The FBI: A Comprehensive Reference Guide

Front Cover
Greenwood Publishing Group, 1999 - Law - 409 pages
3 Reviews
"Since its inception in the early 20th century the Federal Bureau of Investigation has emerged as a dominant agency in the American judicial system. Within its 10 chapters, this source provides a comprehensive chronological history of and guide to the FBI that includes information about the facilities, the organizational structure, and biographies of key individuals. This reference source will not only please FBI enthusiasts, but it also serves as an excellent resource for those interested in U.S. history, criminal justices, and American culture. Also included is an extensive chronology of key events, a subject index, and an authoritative bibliography. Numerous photographs throughout the book illustrate the essays, along with graphs and tables. An excellent reference source for all libraries".--"Outstanding Reference Sources : the 1999 Selection of New Titles", American Libraries, May 1999. Comp. by the Reference Sources Committee, RUSA, ALA.
 

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The FBI: a comprehensive reference guide

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This readable reference guide to the Federal Bureau of Investigation does not disappoint. The first three chapters explore the history of the bureau, with separate essays addressing its role and ... Read full review

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Contents

A Brief History of the FBIs Role and Powers
1
Notable Cases
45
Controversies and Issues
101
FBI Oversight and Liaison Relationships
143
The Traditions and Culture of the FBI
167
Organization and DaytoDay Activities
205
Buildings and Physical Plant
249
The FBI in American Popular Culture
261
Biographies
309
Chronology of Key Events
361
Annotated Bibliography
385
Index
397
Copyright

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Page 7 - Whoever, when the United States is at war, shall willfully make or convey false reports or false statements with intent to interfere with the operation or success of the military or naval forces of the United States...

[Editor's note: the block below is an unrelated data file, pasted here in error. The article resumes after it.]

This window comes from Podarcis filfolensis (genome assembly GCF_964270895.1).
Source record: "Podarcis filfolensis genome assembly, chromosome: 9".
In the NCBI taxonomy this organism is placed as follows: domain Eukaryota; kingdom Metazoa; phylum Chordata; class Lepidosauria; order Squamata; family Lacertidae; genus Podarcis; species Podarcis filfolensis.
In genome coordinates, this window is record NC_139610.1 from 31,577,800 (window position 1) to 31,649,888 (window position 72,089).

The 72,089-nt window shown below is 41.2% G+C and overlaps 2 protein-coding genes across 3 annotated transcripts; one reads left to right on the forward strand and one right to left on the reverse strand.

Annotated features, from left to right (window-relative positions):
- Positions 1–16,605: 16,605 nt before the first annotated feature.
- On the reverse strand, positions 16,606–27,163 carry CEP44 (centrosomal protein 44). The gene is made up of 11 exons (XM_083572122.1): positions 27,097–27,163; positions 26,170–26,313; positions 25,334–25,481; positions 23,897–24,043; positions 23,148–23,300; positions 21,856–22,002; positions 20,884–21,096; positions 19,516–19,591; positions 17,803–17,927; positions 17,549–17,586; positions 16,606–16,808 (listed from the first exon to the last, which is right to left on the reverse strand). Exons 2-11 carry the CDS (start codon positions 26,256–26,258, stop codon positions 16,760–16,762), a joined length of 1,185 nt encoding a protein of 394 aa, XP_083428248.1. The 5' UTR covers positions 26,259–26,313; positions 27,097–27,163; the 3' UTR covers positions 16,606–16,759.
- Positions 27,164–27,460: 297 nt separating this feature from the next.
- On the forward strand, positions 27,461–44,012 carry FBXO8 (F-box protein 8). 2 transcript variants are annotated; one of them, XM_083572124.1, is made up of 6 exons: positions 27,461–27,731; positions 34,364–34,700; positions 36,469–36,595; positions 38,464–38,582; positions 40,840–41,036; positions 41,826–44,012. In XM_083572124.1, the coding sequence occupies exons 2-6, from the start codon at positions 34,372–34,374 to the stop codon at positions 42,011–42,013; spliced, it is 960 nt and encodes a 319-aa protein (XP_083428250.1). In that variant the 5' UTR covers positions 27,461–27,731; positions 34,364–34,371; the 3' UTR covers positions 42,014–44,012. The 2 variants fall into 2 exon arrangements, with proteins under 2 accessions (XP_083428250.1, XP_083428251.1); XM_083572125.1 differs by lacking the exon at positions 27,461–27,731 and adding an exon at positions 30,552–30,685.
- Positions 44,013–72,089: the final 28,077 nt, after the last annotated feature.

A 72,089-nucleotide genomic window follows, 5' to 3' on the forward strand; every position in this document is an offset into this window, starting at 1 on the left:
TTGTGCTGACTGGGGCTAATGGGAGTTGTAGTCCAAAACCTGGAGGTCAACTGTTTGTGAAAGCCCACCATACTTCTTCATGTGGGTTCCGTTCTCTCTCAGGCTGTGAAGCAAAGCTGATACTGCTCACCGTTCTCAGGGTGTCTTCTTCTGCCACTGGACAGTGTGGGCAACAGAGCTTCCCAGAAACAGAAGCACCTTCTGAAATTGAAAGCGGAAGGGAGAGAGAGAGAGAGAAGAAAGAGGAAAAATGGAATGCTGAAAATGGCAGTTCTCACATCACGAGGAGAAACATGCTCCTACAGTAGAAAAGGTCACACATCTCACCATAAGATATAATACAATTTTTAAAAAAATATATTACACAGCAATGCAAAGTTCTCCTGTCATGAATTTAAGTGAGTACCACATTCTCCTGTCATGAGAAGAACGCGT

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About the author (1999)

ATHAN G. THEOHARIS is nationally recognized as a leading authority on the FBI. He served as a consultant in 198081 to the National Archives Task Force on FBI Records and in 197576 as a consultant to the Senate Select Committee on Intelligence Activities, and he has testified frequently before Congress on electronic surveillance policy, federal records policy, and the Freedom of Information Act. He is the author of numerous books and articles on the FBI, including "Spying on Americans: Political Surveillance from Hoover to the Huston Plan," "From the Secret Files of J. Edgar Hoover," "The FBI: An Annotated Bibliography and Research Guide," and "The Boss: J. Edgar Hoover and the Great American Inquisition." Theoharis is currently writing a history of the FBI covering the period from 1939 to 1956. He is a professor of history at Marquette University.

TONY G. POVEDA is a professor of sociology at the State University of New York, Plattsburg, where he served as chair of the sociology department and coordinator of the criminal justice program. He is the author of "Lawlessness and Reform: The FBI in Transition" and "Rethinking White Collar Crime" and has published numerous scholarly articles. For the past 20 years, his research has focused on the crimes of large organizations, including corporations and government agencies. Poveda received his doctorate in criminology from the University of California at Berkeley.

SUSAN ROSENFELD was appointed as the FBIs first official historian in 1984 and held this position for almost nine years. Previously, she taught at Cornell, Georgetown, American, Howard, and Virginia Commonwealth Universities and worked for the National Archives analyzing the FBI, Watergate, and other government investigatory records. Rosenfelds writings include: the entry on J. Edgar Hoover in "Scribners Dictionary of American Biography," a brief history of the FBI, a history of the J. Edgar Hoover Building, and numerous articles. Currently she is writing a book on the history of U.S. government surveillance.

RICHARD GID POWERS is a professor of history at the College of Staten Island and the Graduate School of the City University of New York, where he also directs the American Studies Program. His writings on the FBI include "Secrecy and Power: The Life of J. Edgar Hoover," "G-Men: Hoovers FBI in American Popular Culture," and "Not Without Honor: The History of American Anticommunism." He is currently writing a history of the FBI.

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